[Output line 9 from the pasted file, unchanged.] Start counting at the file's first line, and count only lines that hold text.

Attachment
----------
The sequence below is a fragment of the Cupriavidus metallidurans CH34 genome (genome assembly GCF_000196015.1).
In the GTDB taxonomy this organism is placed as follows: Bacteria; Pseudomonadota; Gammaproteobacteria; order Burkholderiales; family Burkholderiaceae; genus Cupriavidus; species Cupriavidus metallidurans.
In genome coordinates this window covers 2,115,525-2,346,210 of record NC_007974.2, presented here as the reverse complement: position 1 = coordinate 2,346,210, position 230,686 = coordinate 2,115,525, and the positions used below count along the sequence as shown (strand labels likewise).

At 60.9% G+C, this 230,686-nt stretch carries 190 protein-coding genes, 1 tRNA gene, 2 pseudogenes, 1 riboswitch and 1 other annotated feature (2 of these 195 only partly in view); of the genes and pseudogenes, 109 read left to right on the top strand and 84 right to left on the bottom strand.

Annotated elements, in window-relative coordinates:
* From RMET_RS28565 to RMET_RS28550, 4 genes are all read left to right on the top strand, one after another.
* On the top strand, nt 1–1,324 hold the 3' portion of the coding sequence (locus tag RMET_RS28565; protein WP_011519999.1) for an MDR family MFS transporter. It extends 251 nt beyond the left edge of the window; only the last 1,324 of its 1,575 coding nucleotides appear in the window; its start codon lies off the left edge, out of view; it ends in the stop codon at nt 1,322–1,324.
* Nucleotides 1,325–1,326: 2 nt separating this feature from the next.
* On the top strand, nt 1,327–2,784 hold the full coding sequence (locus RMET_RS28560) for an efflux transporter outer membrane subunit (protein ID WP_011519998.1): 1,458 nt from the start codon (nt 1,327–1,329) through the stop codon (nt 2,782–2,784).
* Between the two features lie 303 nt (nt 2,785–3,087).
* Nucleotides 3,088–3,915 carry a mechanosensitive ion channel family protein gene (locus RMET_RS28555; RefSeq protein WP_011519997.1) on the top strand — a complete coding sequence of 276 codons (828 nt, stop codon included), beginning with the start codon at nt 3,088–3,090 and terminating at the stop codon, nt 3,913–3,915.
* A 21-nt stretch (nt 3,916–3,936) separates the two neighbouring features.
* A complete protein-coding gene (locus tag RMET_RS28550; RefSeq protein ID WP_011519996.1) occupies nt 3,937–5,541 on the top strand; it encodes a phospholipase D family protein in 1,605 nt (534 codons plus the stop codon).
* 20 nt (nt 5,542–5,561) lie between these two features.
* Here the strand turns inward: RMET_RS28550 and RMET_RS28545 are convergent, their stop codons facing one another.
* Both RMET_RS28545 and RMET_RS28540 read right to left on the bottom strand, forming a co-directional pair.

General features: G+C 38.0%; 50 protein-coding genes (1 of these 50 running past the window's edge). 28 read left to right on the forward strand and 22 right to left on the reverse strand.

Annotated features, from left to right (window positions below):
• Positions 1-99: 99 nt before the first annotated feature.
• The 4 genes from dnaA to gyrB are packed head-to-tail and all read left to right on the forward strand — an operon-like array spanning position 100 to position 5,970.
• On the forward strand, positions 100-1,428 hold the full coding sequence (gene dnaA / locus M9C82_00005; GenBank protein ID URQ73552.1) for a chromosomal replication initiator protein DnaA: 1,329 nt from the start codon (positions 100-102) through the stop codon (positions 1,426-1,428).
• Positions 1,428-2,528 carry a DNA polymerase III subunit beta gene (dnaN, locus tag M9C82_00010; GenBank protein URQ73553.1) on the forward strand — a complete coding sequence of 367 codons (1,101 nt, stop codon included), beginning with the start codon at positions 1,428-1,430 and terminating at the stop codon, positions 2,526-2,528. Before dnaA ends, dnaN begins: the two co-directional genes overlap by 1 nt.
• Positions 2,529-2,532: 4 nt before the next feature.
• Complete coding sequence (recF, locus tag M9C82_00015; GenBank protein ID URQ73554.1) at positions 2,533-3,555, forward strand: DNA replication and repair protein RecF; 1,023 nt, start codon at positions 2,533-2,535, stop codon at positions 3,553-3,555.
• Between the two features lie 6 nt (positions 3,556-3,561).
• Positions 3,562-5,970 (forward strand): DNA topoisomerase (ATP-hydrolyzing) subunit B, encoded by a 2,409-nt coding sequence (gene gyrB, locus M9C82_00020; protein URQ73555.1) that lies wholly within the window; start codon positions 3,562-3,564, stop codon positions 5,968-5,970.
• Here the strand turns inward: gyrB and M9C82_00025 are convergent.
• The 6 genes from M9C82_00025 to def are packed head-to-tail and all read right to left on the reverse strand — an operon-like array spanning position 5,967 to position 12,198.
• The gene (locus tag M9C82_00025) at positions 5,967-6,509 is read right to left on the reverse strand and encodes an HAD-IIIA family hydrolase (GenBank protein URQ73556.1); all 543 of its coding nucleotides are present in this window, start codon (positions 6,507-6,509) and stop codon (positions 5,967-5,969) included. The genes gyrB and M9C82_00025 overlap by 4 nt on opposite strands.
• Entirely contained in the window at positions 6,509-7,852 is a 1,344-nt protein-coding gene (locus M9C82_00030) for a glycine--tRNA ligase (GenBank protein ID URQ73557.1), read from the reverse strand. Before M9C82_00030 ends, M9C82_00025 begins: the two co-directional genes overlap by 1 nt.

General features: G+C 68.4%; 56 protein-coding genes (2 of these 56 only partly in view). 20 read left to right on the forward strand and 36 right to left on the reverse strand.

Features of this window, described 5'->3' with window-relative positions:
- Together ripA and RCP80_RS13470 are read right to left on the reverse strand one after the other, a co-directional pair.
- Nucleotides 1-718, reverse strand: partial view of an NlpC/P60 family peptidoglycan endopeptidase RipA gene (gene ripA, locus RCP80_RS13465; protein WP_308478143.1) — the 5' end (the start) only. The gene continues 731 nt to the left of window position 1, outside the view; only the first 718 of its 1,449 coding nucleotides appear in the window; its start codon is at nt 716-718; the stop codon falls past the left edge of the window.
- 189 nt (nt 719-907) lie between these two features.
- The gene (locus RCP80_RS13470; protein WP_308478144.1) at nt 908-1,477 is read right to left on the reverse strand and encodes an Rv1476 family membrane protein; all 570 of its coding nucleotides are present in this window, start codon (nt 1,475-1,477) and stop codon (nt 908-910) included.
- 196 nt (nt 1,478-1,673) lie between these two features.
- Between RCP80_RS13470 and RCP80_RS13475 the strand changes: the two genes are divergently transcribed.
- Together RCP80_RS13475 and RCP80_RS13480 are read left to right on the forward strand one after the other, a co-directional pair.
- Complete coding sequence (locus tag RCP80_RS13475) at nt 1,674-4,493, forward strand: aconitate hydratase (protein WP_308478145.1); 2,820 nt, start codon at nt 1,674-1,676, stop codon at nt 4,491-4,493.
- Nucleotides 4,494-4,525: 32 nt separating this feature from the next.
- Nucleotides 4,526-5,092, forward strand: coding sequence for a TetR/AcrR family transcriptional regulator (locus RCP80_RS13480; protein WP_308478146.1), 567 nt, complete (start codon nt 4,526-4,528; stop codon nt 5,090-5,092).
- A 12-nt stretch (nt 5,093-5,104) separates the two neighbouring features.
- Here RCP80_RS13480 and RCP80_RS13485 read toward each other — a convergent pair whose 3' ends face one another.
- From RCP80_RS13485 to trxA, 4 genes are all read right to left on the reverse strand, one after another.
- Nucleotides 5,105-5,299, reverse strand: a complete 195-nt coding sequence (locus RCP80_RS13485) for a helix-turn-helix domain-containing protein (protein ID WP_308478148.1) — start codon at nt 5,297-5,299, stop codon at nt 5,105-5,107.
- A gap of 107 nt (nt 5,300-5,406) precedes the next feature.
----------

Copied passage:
* On the top strand, nt 1,327–2,784 hold the full coding sequence (locus RMET_RS28560) for an efflux transporter outer membrane subunit (protein ID WP_011519998.1): 1,458 nt from the start codon (nt 1,327–1,329) through the stop codon (nt 2,782–2,784).